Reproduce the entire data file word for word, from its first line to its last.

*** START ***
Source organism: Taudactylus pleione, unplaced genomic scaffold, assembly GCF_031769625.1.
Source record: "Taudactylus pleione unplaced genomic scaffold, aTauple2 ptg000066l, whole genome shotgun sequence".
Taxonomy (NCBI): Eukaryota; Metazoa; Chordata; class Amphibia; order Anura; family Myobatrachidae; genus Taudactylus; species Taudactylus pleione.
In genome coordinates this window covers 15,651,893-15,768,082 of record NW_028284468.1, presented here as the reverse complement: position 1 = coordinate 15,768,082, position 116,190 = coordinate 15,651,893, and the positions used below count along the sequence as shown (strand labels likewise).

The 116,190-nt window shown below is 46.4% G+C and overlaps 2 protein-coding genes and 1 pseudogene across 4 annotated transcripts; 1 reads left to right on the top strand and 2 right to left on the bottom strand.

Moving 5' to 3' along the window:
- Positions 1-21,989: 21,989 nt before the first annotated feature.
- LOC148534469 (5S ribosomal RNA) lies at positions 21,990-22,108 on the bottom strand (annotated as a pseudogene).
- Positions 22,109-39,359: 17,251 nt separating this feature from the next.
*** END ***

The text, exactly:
Source organism: Taudactylus pleione, unplaced genomic scaffold, assembly GCF_031769625.1.
Source record: "Taudactylus pleione unplaced genomic scaffold, aTauple2 ptg000066l, whole genome shotgun sequence".
Taxonomy (NCBI): Eukaryota; Metazoa; Chordata; class Amphibia; order Anura; family Myobatrachidae; genus Taudactylus; species Taudactylus pleione.
In genome coordinates this window covers 15,651,893-15,768,082 of record NW_028284468.1, presented here as the reverse complement: position 1 = coordinate 15,768,082, position 116,190 = coordinate 15,651,893, and the positions used below count along the sequence as shown (strand labels likewise).

The 116,190-nt window shown below is 46.4% G+C and overlaps 2 protein-coding genes and 1 pseudogene across 4 annotated transcripts; 1 reads left to right on the top strand and 2 right to left on the bottom strand.

Moving 5' to 3' along the window:
- Positions 1-21,989: 21,989 nt before the first annotated feature.
- LOC148534469 (5S ribosomal RNA) lies at positions 21,990-22,108 on the bottom strand (annotated as a pseudogene).
- Positions 22,109-39,359: 17,251 nt separating this feature from the next.